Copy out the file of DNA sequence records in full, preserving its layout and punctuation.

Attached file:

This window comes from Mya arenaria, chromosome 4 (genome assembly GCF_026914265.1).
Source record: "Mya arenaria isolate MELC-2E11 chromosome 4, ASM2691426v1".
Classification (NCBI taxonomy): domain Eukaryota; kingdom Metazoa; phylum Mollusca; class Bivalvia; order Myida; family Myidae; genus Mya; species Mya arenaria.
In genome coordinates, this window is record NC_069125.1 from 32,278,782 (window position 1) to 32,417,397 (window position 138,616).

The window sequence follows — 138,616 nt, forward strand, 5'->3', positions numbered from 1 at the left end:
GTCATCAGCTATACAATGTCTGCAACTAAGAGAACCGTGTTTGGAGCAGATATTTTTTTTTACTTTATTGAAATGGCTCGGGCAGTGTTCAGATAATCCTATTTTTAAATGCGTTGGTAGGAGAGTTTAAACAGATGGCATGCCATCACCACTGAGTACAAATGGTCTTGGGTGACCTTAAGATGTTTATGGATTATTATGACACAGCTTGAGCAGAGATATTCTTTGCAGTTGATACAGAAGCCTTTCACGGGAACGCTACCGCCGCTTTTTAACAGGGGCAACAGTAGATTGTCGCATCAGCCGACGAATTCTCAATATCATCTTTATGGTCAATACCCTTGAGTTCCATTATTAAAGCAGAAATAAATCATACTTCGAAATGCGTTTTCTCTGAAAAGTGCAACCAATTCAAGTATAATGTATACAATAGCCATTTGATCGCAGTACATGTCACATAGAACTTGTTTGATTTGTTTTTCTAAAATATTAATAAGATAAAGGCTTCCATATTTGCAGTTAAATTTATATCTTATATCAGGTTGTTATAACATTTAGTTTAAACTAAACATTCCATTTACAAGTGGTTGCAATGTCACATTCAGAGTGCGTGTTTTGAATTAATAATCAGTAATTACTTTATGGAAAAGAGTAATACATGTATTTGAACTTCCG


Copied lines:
This window comes from Mya arenaria, chromosome 4 (genome assembly GCF_026914265.1).
Source record: "Mya arenaria isolate MELC-2E11 chromosome 4, ASM2691426v1".
Classification (NCBI taxonomy): domain Eukaryota; kingdom Metazoa; phylum Mollusca; class Bivalvia; order Myida; family Myidae; genus Mya; species Mya arenaria.
In genome coordinates, this window is record NC_069125.1 from 32,278,782 (window position 1) to 32,417,397 (window position 138,616).

The window sequence follows — 138,616 nt, forward strand, 5'->3', positions numbered from 1 at the left end:
GTCATCAGCTATACAATGTCTGCAACTAAGAGAACCGTGTTTGGAGCAGATATTTTTTTTTACTTTATTGAAATGGCTCGGGCAGTGTTCAGATAATCCTATTTTTAAATGCGTTGGTAGGAGAGTTTAAACAGATGGCATGCCATCACCACTGAGTACAAATGGTCTTGGGTGACCTTAAGATGTTTATGGATTATTATGACACAGCTTGAGCAGAGATATTCTTTGCAGTTGATACAGAAGCCTTTCACGGGAACGCTACCGCCGCTTTTTAACAGGGGCAACAGTAGATTGTCGCATCAGCCGACGAATTCTCAATATCATCTTTATGGTCAATACCCTTGAGTTCCATTATTAAAGCAGAAATAAATCATACTTCGAAATGCGTTTTCTCTGAAAAGTGCAACCAATTCAAGTATAATGTATACAATAGCCATTTGATCGCAGTACATGTCACATAGAACTTGTTTGATTTGTTTTTCTAAAATATTAATAAGATAAAGGCTTCCATATTTGCAGTTAAATTTATATCTTATATCAGGTTGTTATAACATTTAGTTTAAACTAAACATTCCATTTACAAGTGGTTGCAATGTCACATTCAGAGTGCGTGTTTTGAATTAATAATCAGTAATTACTTTATGGAAAAGAGTAATACATGTATTTGAACTTCCG